When it comes to mid-sized luxury SUVs, Range Rovers, Land Cruisers and Mercedes models with a G in their name immediately spring to mind. Today’s Nice Price or No Dice Aviator is one option most people have probably forgotten. Let’s see if its price means it should be better remembered.
It was unsurprising to see yesterday’s 1992 Mazda Miata score an 87 percent No Dice loss at its $19,999 asking price. Nice as it was — and it was pretty darn nice — those models just haven’t gotten that dear even in today’s crazy car market.
Do you happen to know what else is crazy these days? It’s just how fancy luxury SUVs can get. Heck, even Rolls Royce is playing the AWD wagon game and that company is the pinnacle of extended pinkie drinking and monocle-wearing. The problem is, almost all of the luxury SUVs on the market can cost an arm and a leg and the naming rights for your firstborn heir to buy, and/or maintain.
What if, however, you could get nearly that experience for a mere fraction of the cost? Would that be something that might pique your interest? We might be able to make that happen with this 2004 Lincoln Aviator Ultimate.
Ok, first off though, I need to blow your mind with the knowledge that this Aviator was a model that actually existed. I know, I’d pretty much relegated its remembrance to the darkest folds of my subconscious where it resided along with a recipe for fondue and the instructions for how to do macrame.
Based on the second-generation Explorer, but with almost every item on that truck’s options list moved into the “standard” column, the Aviator came about during a period of time when Ford really didn’t know what to do with Lincoln. The mini-Navigator styling of the Aviator fared it well, but the model never proved anywhere near as popular, with production ending after a mere three years on the market.
That means there’s not a ton of these out on the road. Most of those you find for sale these days look like they have been owned by people who have treated them like Explorers and not like Lincolns. This one, in Dark Blue Pearl over a parchment leather interior looks to be in extremely nice shape for its age and the fact that it’s an Aviator.
The bodywork presents with no obvious flaws and is complemented by a good bit of brightwork — including an overachieving grille — and optional chrome-plated alloy wheels. On the inside, you get a six-passenger cabin with captain’s chairs in the first and second rows. A three-across bench was a no-cost option on the Aviator, but this one didn’t go there.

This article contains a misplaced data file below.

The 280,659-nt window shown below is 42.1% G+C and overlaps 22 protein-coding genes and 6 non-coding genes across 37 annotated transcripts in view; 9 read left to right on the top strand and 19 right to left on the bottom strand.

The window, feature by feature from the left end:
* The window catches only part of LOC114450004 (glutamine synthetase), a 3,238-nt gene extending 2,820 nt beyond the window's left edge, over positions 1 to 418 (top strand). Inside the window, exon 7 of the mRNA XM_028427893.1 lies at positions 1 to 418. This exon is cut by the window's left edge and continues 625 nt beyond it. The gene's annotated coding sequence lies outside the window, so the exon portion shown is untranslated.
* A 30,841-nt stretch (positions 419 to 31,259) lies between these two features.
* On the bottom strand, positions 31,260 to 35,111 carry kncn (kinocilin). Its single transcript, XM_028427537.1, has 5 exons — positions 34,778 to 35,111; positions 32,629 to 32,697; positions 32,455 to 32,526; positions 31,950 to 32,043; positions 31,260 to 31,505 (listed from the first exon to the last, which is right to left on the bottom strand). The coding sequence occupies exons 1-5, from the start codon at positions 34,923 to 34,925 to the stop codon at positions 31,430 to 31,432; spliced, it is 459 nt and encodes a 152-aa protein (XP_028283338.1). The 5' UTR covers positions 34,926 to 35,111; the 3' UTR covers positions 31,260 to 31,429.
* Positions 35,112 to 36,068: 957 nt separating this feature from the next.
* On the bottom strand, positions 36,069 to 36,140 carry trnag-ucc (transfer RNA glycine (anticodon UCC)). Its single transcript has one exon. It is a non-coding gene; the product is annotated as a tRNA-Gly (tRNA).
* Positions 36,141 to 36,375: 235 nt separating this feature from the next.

Fancy leather seating surfaces and silver trim gussy up the place, as does an electroluminescent gauge cluster. Amazingly, the leather looks to be in pretty decent shape. It’s not the buttery-soft Connolly leather you’d find on an expensive car, but the cheap stuff you find on more mundane cars that tends not to get better with age. In this Aviator, the whole cabin actually looks perfectly livable.
One place that the Aviator got a leg up on the Explorer was under the hood. There you’ll find Ford’s 4.6 liter Modular V8. In the Lincoln’s case, however, that’s the DOHC version, good for 302 horsepower and 300 lb-ft of torque. Behind that sits the standard 5R55 five-speed automatic.
Two-wheel drive was standard on the Aviator, but this one has the AWD option. This is a street AWD and not a serious off-road AWD as it lacks a low range. Still, what sort of fancy-pants people would want to take a truck like this into the boonies? There are chiggers and ticks out there!
The ad notes a clean title and claims the truck to have been “VERY WELL SERVICED, VERY WELL MAINTAINED” over the course of its life. According to the ad, mileage is a modest 116,227. If you are looking for a first-gen Aviator, this is what you should be seeking.
The question, of course, is whether anyone should actually be looking at these Aviators at all. One reason you might is because of this one’s $4,995 price tag. That seems to make this an awful lot of truck for the money. You’ll have to weigh in on whether that is the case. Or if, at that price, this Aviator is a truck that’s just plain awful.
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